# Homework Help: Calculate Jones Vector of polarized light thorugh QWP

1. Jun 7, 2013

### mhsd91

1. The problem statement, all variables and given/known data

Find the final polarization in terms of Jones vectors for vertical polarized, coherent light passing through a quarter waveplate rotated $\theta = \pi/4$. The Jones matrix for the rotated waveplate is given as,

$J_Q = \frac{1}{\sqrt{2}} \cdot \left( \begin{array}{cc} 1 + i\cos(2\theta) & i\sin(2\theta) \\ i\sin(2\theta) & 1-i\cos(2\theta) \end{array} \right)$

Which for the given angle results in:

$J_Q = \frac{1}{\sqrt{2}} \cdot \left( \begin{array}{cc} 1 & i \\ i & 1 \end{array} \right)$

3. The attempt at a solution

Now, this should be straight forward: $J' = J_Q J_{VLP}$:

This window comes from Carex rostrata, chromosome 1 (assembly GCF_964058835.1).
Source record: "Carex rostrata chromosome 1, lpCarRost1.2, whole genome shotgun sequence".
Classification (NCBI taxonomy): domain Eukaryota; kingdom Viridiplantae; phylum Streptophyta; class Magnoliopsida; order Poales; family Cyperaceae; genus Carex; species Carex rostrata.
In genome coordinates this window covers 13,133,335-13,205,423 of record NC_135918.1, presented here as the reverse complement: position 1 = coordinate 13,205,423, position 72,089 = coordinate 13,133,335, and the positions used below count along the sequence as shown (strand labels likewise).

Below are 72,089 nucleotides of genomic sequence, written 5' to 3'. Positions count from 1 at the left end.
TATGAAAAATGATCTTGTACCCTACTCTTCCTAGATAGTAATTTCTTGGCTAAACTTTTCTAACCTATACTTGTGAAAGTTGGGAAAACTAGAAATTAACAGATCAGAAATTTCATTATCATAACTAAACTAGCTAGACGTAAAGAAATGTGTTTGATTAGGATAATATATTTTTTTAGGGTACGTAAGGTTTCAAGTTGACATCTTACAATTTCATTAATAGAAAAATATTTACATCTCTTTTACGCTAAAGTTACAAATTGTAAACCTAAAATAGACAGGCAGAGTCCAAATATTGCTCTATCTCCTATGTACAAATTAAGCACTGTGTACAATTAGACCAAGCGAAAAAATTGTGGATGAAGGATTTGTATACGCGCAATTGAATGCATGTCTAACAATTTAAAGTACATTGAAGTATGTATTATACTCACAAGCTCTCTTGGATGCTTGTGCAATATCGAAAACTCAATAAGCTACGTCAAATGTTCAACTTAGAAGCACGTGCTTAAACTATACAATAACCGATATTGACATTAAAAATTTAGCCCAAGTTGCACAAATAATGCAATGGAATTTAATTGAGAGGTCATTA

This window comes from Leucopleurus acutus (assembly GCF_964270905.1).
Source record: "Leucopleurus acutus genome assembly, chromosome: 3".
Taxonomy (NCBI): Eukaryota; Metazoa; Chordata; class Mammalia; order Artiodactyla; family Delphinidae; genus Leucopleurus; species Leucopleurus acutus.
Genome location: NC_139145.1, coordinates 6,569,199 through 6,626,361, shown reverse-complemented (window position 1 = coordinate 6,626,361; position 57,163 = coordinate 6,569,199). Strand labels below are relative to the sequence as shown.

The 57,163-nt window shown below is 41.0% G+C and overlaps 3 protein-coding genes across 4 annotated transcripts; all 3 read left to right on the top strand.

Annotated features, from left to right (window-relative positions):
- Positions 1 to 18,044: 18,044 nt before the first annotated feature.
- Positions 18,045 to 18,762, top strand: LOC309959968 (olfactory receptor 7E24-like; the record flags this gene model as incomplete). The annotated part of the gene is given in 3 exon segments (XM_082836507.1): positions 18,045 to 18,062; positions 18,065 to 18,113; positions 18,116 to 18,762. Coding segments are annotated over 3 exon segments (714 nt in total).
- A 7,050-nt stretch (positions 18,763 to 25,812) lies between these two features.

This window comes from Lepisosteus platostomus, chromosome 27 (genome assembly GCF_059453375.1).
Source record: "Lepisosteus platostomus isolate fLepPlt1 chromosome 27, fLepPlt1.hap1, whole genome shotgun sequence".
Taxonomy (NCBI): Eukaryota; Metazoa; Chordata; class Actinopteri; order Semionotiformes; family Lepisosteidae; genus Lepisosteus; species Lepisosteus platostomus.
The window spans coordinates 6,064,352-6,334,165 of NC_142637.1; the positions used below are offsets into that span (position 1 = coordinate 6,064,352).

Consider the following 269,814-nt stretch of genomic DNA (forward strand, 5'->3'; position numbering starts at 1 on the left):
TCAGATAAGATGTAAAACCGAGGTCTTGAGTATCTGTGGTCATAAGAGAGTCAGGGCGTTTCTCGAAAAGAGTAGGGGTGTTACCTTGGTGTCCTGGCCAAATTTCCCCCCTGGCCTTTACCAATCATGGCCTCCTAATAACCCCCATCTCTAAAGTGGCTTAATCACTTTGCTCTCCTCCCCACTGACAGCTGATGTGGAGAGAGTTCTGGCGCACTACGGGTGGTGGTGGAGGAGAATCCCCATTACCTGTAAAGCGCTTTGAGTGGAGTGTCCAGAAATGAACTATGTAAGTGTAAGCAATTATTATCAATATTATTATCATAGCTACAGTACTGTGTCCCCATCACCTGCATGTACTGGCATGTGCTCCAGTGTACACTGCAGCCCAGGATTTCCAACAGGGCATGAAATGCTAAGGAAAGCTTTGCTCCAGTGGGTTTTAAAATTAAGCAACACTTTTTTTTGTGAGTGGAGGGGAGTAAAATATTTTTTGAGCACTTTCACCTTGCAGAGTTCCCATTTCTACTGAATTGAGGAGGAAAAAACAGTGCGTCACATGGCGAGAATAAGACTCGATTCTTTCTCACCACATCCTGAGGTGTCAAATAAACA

$J' = \frac{1}{\sqrt{2}} \cdot \left( \begin{array}{cc} 1 & i \\ i & 1 \end{array} \right) \cdot \left( \begin{array}{c} 0 \\ 1 \end{array} \right) = \frac{1}{\sqrt{2}}\left( \begin{array}{c} i \\ 1 \end{array} \right)$

The problem is that I am given the answer, which is not what i got, but rather:

$\frac{1}{\sqrt{2}}\left( \begin{array}{c} 1 \\ i \end{array} \right)$

So I wonder: One of three possible outcomes: (1) since Jones vectors gived us the phase difference are these two vectors equivalent!?

$\left( \begin{array}{c} 1 \\ i \end{array} \right) \equiv \left( \begin{array}{c} i \\ 1 \end{array} \right)$
.. overlooking the normalization constants.

(3) There is an error in the answer the problem.

Thank you very much!!:)

2. Jun 7, 2013

### MisterX

Perhaps your problem may come from some ambiguity as to what the plate was like before rotating. I get

$\frac{1}{\sqrt{2}}\left( \begin{array}{c} 1 \\ i \end{array} \right)$

When I consider the fast axis of the quarter wave plate to be in the vertical direction before rotation.

I get your answer when I consider the quarter wave plate before rotation to have the fast axis horizontal.

And no, they do not represent the same polarization. They do not differ by a phase.